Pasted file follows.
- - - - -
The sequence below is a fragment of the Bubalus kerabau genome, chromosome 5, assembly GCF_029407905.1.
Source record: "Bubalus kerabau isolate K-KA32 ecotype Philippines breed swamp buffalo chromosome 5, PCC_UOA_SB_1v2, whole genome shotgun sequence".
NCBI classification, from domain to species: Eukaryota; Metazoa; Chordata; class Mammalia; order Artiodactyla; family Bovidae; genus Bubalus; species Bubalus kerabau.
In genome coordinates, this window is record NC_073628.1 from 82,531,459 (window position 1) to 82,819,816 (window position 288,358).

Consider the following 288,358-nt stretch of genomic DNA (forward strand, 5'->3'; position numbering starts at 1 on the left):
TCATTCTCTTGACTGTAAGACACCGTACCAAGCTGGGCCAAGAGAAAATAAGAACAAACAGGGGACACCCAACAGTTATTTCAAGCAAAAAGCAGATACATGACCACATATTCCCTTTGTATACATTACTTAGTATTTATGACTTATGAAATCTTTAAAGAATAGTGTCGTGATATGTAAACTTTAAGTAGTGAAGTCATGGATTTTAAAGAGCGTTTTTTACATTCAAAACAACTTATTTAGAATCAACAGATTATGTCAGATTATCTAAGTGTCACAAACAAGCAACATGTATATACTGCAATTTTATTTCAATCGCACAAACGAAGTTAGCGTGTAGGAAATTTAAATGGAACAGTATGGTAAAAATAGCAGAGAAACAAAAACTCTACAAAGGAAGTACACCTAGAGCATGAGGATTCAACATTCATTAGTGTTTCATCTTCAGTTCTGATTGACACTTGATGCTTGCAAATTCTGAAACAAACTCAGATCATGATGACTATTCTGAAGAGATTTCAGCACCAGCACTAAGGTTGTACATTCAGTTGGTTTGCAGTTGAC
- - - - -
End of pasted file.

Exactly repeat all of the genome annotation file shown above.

The sequence below is a fragment of the Bubalus kerabau genome, chromosome 5, assembly GCF_029407905.1.
Source record: "Bubalus kerabau isolate K-KA32 ecotype Philippines breed swamp buffalo chromosome 5, PCC_UOA_SB_1v2, whole genome shotgun sequence".
NCBI classification, from domain to species: Eukaryota; Metazoa; Chordata; class Mammalia; order Artiodactyla; family Bovidae; genus Bubalus; species Bubalus kerabau.
In genome coordinates, this window is record NC_073628.1 from 82,531,459 (window position 1) to 82,819,816 (window position 288,358).

Consider the following 288,358-nt stretch of genomic DNA (forward strand, 5'->3'; position numbering starts at 1 on the left):
TCATTCTCTTGACTGTAAGACACCGTACCAAGCTGGGCCAAGAGAAAATAAGAACAAACAGGGGACACCCAACAGTTATTTCAAGCAAAAAGCAGATACATGACCACATATTCCCTTTGTATACATTACTTAGTATTTATGACTTATGAAATCTTTAAAGAATAGTGTCGTGATATGTAAACTTTAAGTAGTGAAGTCATGGATTTTAAAGAGCGTTTTTTACATTCAAAACAACTTATTTAGAATCAACAGATTATGTCAGATTATCTAAGTGTCACAAACAAGCAACATGTATATACTGCAATTTTATTTCAATCGCACAAACGAAGTTAGCGTGTAGGAAATTTAAATGGAACAGTATGGTAAAAATAGCAGAGAAACAAAAACTCTACAAAGGAAGTACACCTAGAGCATGAGGATTCAACATTCATTAGTGTTTCATCTTCAGTTCTGATTGACACTTGATGCTTGCAAATTCTGAAACAAACTCAGATCATGATGACTATTCTGAAGAGATTTCAGCACCAGCACTAAGGTTGTACATTCAGTTGGTTTGCAGTTGAC